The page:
Farm Ireland

Saturday 29 October 2016

Chinese beef talks still on track

Published 13/04/2016 | 02:30

Charlie Flanagan. Photo: Tom Burke
Charlie Flanagan. Photo: Tom Burke

Potential Irish beef deals with China will not be impacted by the Irish government's stance on China's human rights record, a senior acting Minister has stated.

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Acting Minister for Foreign Affairs Charlie Flanagan said Ireland continues to work closely through its network of embassies and consulates in China to create partnerships in trade.

"No explicit linkage has been drawn by the Chinese authorities between this (UN) motion and the progress of Ireland's application for beef access," he said.

Ireland, along with a number of other countries, supported a US motion at the UN Human Rights Council in Geneva which followed concerns raised by the High Commissioner for Human Rights.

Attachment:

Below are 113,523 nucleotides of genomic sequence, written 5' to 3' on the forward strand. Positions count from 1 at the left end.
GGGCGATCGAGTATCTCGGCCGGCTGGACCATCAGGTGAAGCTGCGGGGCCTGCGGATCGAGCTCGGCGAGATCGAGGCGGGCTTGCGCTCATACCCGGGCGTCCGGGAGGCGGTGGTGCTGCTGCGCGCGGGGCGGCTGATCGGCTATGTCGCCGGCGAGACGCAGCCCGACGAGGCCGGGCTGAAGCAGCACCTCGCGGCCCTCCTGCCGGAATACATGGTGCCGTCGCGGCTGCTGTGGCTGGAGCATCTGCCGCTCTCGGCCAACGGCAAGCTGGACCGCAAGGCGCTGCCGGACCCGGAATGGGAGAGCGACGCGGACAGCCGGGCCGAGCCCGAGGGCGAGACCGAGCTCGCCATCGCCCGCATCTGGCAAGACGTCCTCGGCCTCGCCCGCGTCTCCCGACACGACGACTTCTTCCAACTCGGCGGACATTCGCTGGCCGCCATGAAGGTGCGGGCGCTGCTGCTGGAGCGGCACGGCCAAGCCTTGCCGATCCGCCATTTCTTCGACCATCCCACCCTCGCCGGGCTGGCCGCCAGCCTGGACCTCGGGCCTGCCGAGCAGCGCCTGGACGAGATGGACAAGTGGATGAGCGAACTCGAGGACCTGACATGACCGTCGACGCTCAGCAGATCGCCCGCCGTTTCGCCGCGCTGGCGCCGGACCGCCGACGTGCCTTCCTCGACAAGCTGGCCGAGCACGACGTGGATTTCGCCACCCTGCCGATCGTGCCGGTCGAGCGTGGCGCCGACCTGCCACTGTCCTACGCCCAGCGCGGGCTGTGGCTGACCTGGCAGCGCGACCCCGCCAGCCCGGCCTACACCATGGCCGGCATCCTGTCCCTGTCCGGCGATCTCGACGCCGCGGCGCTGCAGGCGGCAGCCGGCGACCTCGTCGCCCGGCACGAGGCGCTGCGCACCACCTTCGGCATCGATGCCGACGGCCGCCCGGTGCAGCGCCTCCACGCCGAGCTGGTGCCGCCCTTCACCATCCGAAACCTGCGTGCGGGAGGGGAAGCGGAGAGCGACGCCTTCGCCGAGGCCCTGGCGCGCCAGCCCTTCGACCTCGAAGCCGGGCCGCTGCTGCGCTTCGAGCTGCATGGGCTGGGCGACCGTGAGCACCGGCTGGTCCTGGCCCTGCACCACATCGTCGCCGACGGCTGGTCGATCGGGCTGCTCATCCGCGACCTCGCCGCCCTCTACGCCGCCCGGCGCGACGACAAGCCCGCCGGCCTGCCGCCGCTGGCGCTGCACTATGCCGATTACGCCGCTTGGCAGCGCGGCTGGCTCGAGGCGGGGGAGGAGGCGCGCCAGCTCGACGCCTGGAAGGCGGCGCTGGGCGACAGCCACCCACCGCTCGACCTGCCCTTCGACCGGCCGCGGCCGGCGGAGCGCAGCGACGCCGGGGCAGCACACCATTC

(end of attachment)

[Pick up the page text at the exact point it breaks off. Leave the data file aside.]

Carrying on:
It raised issues over "unexplained recent disappearances" and "arrests and ongoing detention of rights activists".

However, the Agriculture Department stated it is continuing to work closely with Chinese authorities to finalise the remaining technical steps to allow trade of Irish beef.


Earlier this year Chinese inspectors visited Irish meat plants and the department is currently awaiting a report from them on it.

The Chinese market has been a key target for Ireland's meat processors after it moved to lift the BSE ban on imported Irish beef in 2015.

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